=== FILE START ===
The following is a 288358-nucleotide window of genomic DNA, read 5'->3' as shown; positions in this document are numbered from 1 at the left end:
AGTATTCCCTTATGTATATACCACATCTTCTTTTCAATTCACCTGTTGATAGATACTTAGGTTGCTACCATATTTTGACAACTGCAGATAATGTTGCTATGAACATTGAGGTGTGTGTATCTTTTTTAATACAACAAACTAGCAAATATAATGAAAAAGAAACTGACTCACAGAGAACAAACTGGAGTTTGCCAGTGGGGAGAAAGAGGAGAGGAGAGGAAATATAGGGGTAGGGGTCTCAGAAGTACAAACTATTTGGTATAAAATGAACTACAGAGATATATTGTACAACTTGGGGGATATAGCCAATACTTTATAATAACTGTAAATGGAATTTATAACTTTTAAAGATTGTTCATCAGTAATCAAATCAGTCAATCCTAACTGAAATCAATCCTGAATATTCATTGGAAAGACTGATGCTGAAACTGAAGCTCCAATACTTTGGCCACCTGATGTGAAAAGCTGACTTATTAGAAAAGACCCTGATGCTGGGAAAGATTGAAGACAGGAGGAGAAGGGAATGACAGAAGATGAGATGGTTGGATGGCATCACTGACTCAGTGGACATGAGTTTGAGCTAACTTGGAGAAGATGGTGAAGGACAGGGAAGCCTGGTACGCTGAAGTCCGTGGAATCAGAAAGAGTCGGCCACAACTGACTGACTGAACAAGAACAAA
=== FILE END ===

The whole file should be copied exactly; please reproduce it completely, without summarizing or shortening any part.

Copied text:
The following is a 288358-nucleotide window of genomic DNA, read 5'->3' as shown; positions in this document are numbered from 1 at the left end:
AGTATTCCCTTATGTATATACCACATCTTCTTTTCAATTCACCTGTTGATAGATACTTAGGTTGCTACCATATTTTGACAACTGCAGATAATGTTGCTATGAACATTGAGGTGTGTGTATCTTTTTTAATACAACAAACTAGCAAATATAATGAAAAAGAAACTGACTCACAGAGAACAAACTGGAGTTTGCCAGTGGGGAGAAAGAGGAGAGGAGAGGAAATATAGGGGTAGGGGTCTCAGAAGTACAAACTATTTGGTATAAAATGAACTACAGAGATATATTGTACAACTTGGGGGATATAGCCAATACTTTATAATAACTGTAAATGGAATTTATAACTTTTAAAGATTGTTCATCAGTAATCAAATCAGTCAATCCTAACTGAAATCAATCCTGAATATTCATTGGAAAGACTGATGCTGAAACTGAAGCTCCAATACTTTGGCCACCTGATGTGAAAAGCTGACTTATTAGAAAAGACCCTGATGCTGGGAAAGATTGAAGACAGGAGGAGAAGGGAATGACAGAAGATGAGATGGTTGGATGGCATCACTGACTCAGTGGACATGAGTTTGAGCTAACTTGGAGAAGATGGTGAAGGACAGGGAAGCCTGGTACGCTGAAGTCCGTGGAATCAGAAAGAGTCGGCCACAACTGACTGACTGAACAAGAACAAA